In about 779, an English nun called Hygeburg (or Hugeburc or Huneberc), of the monastery of Heidenheim in southern Germany, wrote a Life of St Willibald (c.700-787), one of several English missionary bishops to the Germans.
When he was three, Willibald became seriously ill. His distraught parents offered him to the Lord and prayed for him to be cured.
“And this they did, not in the church, but at the foot of the Cross, for on the estates of the nobles and good men of the Saxon race it is a custom to have a cross, which is dedicated to our Lord and held in great reverence, erected on some prominent spot for the convenience of those who wish to pray daily before it.”
The cross of Christ is often referred to symbolically in the New Testament epistles, and making the sign of the cross on your forehead was common by the second century. Because of the persecutions, however, pictures of crosses are not often found in early Christian art, unless in disguised forms.
But in 312, shortly before the Battle of the Milvian Bridge, the future emperor, Constantine, looked at the sun and saw the cross of Christ above it. He took it for a sign, and won the battle.
His mother, St Helena, became an enthusiastic convert. She visited Jerusalem in 326, and at her bidding, Macarius, Bishop of Jerusalem, made a search and discovered the True Cross.
The first mission to the Northumbrians, that of St Paulinus, began in 625 and ended in 633 when his patron, Edwin, King of Northumbria, was killed in battle.
Oswald, an estranged nephew of Edwin, defeated Cadwallon of Gwyneth at Heavenfield, near Hexham, in 634.
He raised a wooden cross in the place where he intended to give battle and made his men kneel down and pray before it. There must have been many other wooden crosses made after that, but none of them have survived.
We have a fine collection of Anglo-Saxon stone crosses in Northumberland. One of the puzzling things about them is that, rather than the earliest examples being crude and the later ones better, the art of making them seems to have sprung into life in near perfection to be followed by a steady decline in artistic standards.
Who were the men who carved them? And where did they learn both their skill and the motifs that they adorned them with?
We don’t really know, but the Anglo-Saxons were expert wood-carvers, and would have been quick to learn stone-carving from the masons that St Benedict Biscop at Wearmouth and St Wilfrid at Hexham brought over from France.
As for the motifs they used, they came from Ireland, the Mediterranean and, in some cases, from the Byzantine empire.
The inspiration for geometrical patterns, such as interlace, may have been from manuscripts or metalwork and vine scrolls from the monuments lying about in former Roman settlements.
In her introduction to the Corpus of Anglo-Saxon Stone Sculpture, Professor Rosemary Cramp suggests that, once established, the stonemasons would have been based in the larger monasteries, thus giving rise to ‘schools’, each with its own style.
Our earliest example is the Stamfordham Cross, c.750-800, now in Durham Cathedral. Not much of it is left. Its best face (pictured) is decorated with vine scrolls with bunches of grapes.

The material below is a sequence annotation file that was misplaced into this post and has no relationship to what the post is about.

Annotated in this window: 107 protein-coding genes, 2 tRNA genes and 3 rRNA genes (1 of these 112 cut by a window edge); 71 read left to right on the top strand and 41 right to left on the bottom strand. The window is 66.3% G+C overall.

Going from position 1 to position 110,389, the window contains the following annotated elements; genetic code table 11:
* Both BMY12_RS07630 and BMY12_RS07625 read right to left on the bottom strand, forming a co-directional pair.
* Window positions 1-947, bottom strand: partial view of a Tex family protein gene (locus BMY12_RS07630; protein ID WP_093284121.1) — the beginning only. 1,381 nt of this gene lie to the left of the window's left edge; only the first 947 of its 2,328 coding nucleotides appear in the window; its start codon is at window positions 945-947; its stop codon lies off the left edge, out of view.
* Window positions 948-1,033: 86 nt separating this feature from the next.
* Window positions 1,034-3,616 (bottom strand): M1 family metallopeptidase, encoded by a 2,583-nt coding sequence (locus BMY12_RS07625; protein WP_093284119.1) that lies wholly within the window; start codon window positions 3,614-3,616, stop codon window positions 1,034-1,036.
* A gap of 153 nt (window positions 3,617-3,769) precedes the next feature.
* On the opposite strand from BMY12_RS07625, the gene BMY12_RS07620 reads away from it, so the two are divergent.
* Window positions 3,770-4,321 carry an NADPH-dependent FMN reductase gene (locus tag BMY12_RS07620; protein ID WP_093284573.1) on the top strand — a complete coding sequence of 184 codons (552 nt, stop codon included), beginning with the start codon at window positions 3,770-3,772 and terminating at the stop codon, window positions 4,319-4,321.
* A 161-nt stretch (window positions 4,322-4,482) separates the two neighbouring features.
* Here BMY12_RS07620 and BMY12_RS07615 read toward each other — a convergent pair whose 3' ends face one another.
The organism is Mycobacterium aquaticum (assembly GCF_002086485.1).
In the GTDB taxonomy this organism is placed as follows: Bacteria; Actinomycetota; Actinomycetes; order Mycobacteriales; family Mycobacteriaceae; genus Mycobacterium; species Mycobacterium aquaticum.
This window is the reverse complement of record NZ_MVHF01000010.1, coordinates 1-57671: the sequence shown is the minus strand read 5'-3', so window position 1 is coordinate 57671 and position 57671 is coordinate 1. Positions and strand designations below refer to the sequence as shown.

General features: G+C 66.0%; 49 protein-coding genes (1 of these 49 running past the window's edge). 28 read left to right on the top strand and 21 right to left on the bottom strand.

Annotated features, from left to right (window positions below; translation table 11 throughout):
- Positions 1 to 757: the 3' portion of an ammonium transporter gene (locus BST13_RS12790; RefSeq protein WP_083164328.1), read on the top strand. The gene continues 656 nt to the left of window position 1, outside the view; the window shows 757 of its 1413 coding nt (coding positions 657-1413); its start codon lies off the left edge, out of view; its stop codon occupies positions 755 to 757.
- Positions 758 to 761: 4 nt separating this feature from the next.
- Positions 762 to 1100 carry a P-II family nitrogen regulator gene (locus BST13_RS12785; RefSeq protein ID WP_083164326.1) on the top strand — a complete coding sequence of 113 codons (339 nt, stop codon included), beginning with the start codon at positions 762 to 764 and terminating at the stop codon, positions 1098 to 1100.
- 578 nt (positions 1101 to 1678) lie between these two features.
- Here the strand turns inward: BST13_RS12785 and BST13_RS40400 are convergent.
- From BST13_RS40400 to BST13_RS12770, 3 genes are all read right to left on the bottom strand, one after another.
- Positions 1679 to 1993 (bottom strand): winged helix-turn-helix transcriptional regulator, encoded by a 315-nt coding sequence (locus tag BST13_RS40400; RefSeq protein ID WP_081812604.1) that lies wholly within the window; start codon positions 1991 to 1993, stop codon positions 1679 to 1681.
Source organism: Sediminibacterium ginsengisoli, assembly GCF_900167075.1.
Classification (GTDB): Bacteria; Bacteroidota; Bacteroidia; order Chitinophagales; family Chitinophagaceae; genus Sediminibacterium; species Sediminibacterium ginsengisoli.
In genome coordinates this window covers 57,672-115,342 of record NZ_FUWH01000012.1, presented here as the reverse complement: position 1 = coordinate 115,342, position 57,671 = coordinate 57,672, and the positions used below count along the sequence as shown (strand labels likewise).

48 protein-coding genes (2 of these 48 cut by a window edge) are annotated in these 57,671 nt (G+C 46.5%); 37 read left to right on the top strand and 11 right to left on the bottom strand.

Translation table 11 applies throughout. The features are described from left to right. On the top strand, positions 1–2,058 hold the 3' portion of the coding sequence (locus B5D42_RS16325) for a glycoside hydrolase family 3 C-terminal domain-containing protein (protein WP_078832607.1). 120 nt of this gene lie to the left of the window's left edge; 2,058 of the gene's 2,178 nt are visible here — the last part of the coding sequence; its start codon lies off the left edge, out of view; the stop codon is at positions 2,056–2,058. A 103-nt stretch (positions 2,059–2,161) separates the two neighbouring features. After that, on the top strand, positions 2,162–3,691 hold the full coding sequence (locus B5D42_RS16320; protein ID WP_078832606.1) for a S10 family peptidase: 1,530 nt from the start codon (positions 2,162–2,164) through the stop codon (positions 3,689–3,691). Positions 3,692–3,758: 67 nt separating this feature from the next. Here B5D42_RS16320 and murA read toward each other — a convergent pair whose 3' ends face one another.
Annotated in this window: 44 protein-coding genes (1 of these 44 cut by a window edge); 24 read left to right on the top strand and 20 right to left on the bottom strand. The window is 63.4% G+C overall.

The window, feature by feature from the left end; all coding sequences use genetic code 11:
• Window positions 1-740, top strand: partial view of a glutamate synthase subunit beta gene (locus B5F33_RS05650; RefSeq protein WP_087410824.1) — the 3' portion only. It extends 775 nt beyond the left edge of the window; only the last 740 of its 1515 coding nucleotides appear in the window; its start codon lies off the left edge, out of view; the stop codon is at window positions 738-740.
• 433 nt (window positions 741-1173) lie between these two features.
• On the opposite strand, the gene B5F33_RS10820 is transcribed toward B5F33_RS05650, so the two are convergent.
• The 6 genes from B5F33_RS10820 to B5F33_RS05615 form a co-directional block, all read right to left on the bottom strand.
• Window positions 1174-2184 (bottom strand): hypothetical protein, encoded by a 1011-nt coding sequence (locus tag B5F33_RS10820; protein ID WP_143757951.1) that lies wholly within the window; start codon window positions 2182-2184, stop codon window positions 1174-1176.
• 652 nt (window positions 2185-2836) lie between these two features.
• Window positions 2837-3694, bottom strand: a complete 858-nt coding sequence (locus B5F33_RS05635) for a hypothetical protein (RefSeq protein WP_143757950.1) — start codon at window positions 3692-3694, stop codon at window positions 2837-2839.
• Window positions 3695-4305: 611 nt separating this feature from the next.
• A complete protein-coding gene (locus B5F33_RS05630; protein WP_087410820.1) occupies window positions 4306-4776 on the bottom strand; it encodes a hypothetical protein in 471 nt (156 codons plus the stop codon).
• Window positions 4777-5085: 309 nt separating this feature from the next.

The vine scroll is symbolic. Jesus said: “I am the vine, ye are the branches.” The grapes represent the wine of Holy Communion.
Of about the same age is the Spital Cross, now in Hexham Abbey. It shows Our Lord’s crucifixion, with a soldier on each side, one (probably) offering him wine on a sponge at the end of a stick, and the other stabbing him in the side with a spear.
Slightly later is the Nunnykirk Cross, now in the Great North Museum. Only the lower half survives, but it is in remarkably good condition. Our picture shows an ‘inhabited’ vine scroll, with two birds facing each other and two animals colliding. One of them is biting one of the fruits, a fairly common trope.
The Rothbury Cross was made in the early ninth century. Part of it supports the font in Rothbury parish church. The rest is in the Great North Museum. In our picture you can see another inhabited vine scroll, but it is also notable for the detailed theological programme behind the pictorial scenes.
The Bothal Cross, of the tenth century, is again only a fragment and is, again, in the Great North Museum. It is, however, well preserved and finely carved, with a flat interlace pattern, very accurately cut. As displayed, it is actually lying on its side. The left hand end is the top.
The Woodhorn Cross is in the former church at Woodhorn. The design is clever, but the workmanship no longer so good.
The Ulgham Cross is of about the time of the Conquest. So little remains, it's amazing it can be dated at all.
What we know about the Anglo-Saxon crosses is necessarily technical, all about dates and styles and schools.
What we lack is any sense of what they meant to the ordinary people who knelt before them with their pressing needs, their hopes and their prayers.
Almost our only glimpse comes from Hygeburg’s description of a mother and father laying their sick little boy at the foot of a cross, “which is dedicated to our Lord and held in great reverence... for those who wish to pray daily before it”.
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